Politics and Leadership and Survival
Follow the following two links to read my lecture notes about the Tunica and Biloxi Indians of the US Southeast.
Tunica-Biloxi 1 Tunica-Biloxi 2

Hopi and Tewa
Follow this link to view a map locating the First Mesa:

First Mesa is the home of historic Walpi Village, continuously inhabited for more than 1100 years.  Walpi stands above the valley at 300 feet, surrounded by awesome vistas of the sky and distant horizons.  Walpi is the most inspiring places in Arizona.  Sharing First Mesa with Walpi are the villages of Sichomovi and Tewa (Hano), both established in the late 1600s. 
Hano (Hanoki)
The first village you reach looks Hopi but is really a settlement of the Tewa, a Pueblo tribe from the Rio Grande region to the east. Fleeing from the Spanish after an unsuccessful revolt in 1696, a number of Tewa sought refuge here. Hopi leaders agreed, on the condition that the Tewa act as guardians of the access path to the mesa. Despite living close to the Hopi for so long, the Tewa have retained their own language and ceremonies.

Sichomovi (Sitsomovi)
To the visitor, Hano and the Hopi village of Sichomovi (see-CHO-mo-vee) appear as one, but residents know exactly where the dividing line is. Both Tewa and Hopi live here.

Walpi (Waalpi)
One of the most inspiring places in Arizona, Walpi (WAHL-pee) stands surrounded by sky and distant horizons. Ancient houses of yellow stone appear to grow from the mesa itself. A highlight for many visitors, Walpi dates from the 13th century and is renowned for its ceremonial dances and crafts.
    Because this traditional village is small and its occupants sensitive, visitors may enter only with an authorized Hopi guide. … The turnoff, near Milepost 392 on AZ 264, is signed "First Mesa Village."
    Walking from Sichomovi, you'll watch the mesa narrow to just 15 feet before widening again at Walpi. Unlike most other Hopi villages, Walpi lacks electricity and running water. Residents have to walk back toward Sichomovi to get water or to wash. Look for bowl-shaped depressions once used to collect rainwater. Precipitous foot trails and ruins of old defenses and buildings cling to the mesa slopes far below.
    Signs outside houses in Walpi and the other First Mesa villages let you know where to shop. Usually men carve the kachina dolls and women fashion the pottery. Although most kachina dances at First Mesa remain closed to the public, you may be able to attend social dances.

Follow this link to view a colored post card of Walpai village:

March 1 ***Reading Only

Political Anthropology

This week the text book readings are in Chapter 12. To simplify things for you somewhat, the following sections will not be included in the next test:
p. 302 Anthropology Applied

p. 303 Globalscape

p. 304 Biocultural Connection
Here is a tentative outline of what our class will cover this week:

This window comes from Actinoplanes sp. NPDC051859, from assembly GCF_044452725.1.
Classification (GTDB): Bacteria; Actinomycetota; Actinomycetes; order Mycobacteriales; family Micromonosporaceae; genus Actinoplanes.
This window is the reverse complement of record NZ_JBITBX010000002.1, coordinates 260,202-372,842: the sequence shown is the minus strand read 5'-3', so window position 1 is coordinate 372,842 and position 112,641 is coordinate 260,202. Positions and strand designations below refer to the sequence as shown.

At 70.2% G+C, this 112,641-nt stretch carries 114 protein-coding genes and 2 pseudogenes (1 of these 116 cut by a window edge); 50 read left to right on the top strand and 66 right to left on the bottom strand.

Monday Political Organization

  1. Iroquois League

  2. Polynesia

Tuesday a. Range of college courses

  1. Political Organization (cont’d)

    1. Iroquois League

    2. Polynesia

Wednesday Justice and Government Systems

  1. Caribou Eskimo

  2. Nuer

  3. Hupa

  4. Twana

  5. Cheyenne

Thursday Politics and Survival

1. Tunica

Friday External Politics and War

1. Hopi and Tewa

In this introductory course on Cultural Anthropology, one of the questions that should be answered is exactly what is included within the specialization of Political Anthropology. One way to see the range of topics and different ways in which they can be investigated is to examine some sample syllabi from at some four-year institutions where there can be a number of levels of classes on the topic (the higher the number, the more advanced the course).
Example One (Introductory Course Overview -- reformatted)
Political Anthropology (Anth 127)

Dr. Derick A. Fay, University of California Riverside

This course examines politics and power through an anthropological perspective.
The first section of the course examines the field of political anthropology as it was practiced roughly through the 1960s, when anthropologists were primarily concerned with politics in so-called primitive societies, institutions of rule in societies in which the state seemed absent, and the evolutionary and historical emergence of the state. It then examines the implications of anthropologists’ recognition of the importance of colonialism and global capitalism on the societies they studied.
The second section considers the way anthropologists have rethought the concept of power, influenced by transformations in the societies they studied, changes in the global political economy, and ideas from thinkers outside the field of anthropology. In doing so, it examines both “formal” politics and everyday forms of power, domination and resistance.